A popular old Chinese tradition was foot binding. Also, called as ‘lotus feet’ this tradition was borne out of erotic undertones amongst the elites but gradually became a status symbol. Needless to say, it has been recognized to be one of the most gruesome practices against women. The tradition of foot binding has now boiled down to last surviving women with bound feet. But here is the story behind it.
The roots of foot binding
Inspired by a 10th century court dancer named Yao Niang, as mentioned earlier, the tradition has erotic undertones. By binding her foot into a shape of a new moon, she enchanted Emperor Li Yu by dancing in a glorious six foot golden lotus on her toes.
Just like how smaller waists were a symbol of elitism among the English women, so was smaller feet. The smaller the feet, the better marriage proposals for the girl. Similarly, the most tiniest, i.e., 3 inches, was considered lotus feet.
The Process of foot binding
The process began as early as when the girl child is between 4-6 years of age. As brutal as it may sound, first the feet were immersed in hot water followed by clipping of the toe nails. Then all the toes are massaged with oil before breaking all of them except the biggest ones. These are then bent and stuck tight to the soles of the shoe. The arch of the foot is then strained to double the bent. This is then secured altogether with a silk strip.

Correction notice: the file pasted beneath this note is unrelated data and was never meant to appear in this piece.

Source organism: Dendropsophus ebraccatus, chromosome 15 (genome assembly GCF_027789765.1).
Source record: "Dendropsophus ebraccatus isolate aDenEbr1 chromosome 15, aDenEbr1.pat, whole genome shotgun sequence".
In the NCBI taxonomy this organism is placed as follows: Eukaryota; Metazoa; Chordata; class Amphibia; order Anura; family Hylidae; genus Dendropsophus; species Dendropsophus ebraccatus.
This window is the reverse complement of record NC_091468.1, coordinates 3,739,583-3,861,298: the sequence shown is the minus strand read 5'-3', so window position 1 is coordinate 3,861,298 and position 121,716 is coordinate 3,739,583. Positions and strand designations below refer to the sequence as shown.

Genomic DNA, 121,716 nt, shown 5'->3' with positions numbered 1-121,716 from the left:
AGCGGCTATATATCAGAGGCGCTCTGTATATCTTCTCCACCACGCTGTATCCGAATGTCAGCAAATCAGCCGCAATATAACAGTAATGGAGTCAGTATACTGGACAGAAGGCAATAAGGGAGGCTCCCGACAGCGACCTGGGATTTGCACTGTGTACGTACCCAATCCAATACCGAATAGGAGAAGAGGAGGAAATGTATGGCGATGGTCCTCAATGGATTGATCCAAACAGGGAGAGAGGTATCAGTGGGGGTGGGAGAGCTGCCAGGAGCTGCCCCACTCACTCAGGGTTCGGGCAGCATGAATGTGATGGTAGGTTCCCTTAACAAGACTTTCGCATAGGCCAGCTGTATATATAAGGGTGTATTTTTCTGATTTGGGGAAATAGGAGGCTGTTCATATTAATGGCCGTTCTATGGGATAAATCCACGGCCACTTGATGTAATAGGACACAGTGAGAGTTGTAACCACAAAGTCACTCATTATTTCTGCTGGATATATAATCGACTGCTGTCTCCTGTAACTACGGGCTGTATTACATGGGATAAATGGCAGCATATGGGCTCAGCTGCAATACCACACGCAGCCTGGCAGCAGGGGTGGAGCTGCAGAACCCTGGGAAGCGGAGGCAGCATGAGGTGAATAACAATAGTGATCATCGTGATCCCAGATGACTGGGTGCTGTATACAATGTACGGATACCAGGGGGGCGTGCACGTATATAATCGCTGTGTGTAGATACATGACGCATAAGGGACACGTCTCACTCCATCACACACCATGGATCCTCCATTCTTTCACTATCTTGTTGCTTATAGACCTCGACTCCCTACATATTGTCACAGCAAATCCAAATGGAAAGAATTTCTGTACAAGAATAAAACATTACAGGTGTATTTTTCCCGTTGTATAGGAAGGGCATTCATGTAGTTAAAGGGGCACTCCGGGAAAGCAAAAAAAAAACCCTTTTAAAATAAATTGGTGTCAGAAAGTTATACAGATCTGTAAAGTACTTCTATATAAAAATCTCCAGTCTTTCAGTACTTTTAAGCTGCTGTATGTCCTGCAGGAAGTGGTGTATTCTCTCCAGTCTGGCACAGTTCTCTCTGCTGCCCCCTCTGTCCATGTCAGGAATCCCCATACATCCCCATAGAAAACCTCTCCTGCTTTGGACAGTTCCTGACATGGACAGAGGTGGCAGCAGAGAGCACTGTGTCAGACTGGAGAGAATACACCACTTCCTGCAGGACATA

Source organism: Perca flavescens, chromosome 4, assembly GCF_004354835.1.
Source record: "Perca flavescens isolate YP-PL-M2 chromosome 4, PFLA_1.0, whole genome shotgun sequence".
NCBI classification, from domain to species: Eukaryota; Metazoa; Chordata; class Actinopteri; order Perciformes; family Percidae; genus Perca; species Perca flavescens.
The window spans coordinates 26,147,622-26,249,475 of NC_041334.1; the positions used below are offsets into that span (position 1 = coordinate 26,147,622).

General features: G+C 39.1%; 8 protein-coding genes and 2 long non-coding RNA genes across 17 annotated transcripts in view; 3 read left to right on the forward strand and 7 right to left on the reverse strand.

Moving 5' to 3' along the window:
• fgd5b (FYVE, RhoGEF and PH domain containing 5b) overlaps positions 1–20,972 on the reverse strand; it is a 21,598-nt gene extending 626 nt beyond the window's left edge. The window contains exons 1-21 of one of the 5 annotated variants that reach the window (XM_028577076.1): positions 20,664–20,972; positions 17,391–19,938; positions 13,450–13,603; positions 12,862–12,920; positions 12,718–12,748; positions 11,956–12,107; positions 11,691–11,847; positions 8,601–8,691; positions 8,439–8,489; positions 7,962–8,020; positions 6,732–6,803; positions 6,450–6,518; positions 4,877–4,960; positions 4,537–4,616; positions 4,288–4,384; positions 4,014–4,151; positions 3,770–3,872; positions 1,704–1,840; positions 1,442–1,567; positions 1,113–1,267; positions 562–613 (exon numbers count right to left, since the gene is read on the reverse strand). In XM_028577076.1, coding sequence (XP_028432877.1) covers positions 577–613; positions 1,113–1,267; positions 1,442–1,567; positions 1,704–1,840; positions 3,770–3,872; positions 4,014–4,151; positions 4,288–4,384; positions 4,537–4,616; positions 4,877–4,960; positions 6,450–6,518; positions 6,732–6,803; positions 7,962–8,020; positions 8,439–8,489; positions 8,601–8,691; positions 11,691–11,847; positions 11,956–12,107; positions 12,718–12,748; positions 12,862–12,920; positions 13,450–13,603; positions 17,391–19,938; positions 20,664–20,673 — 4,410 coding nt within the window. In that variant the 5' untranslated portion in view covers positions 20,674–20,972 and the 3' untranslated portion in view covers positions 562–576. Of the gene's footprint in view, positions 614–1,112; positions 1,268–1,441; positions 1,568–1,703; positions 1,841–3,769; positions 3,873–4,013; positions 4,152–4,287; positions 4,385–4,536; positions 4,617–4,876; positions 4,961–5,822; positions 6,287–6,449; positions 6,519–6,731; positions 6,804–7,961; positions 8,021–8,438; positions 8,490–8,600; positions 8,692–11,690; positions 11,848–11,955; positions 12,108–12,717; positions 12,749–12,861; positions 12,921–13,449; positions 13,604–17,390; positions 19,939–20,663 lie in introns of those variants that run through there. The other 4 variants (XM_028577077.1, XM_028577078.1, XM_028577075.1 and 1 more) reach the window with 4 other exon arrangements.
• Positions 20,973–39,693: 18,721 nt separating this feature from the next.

The girls would then be forced to walk long distances so that the feet remain secured until they are permanently bent. The entire process takes about two years post which there is no way it can be reversed without suffering from equal, if not not more, pain.
The scenario today
`The last lotus shoe making factory closed down in 1990 and the tradition today is highly condemned. However, this tradition is proof that women all over the world have had to undergo pain to be socially acceptable. They have undergone tortures to be regarded as elite and beautiful- both of which have had their negative consequences. With the practice eradicated now, the last surviving women of this tradition will always be remembered. So will the thousands of other girls who went through the same.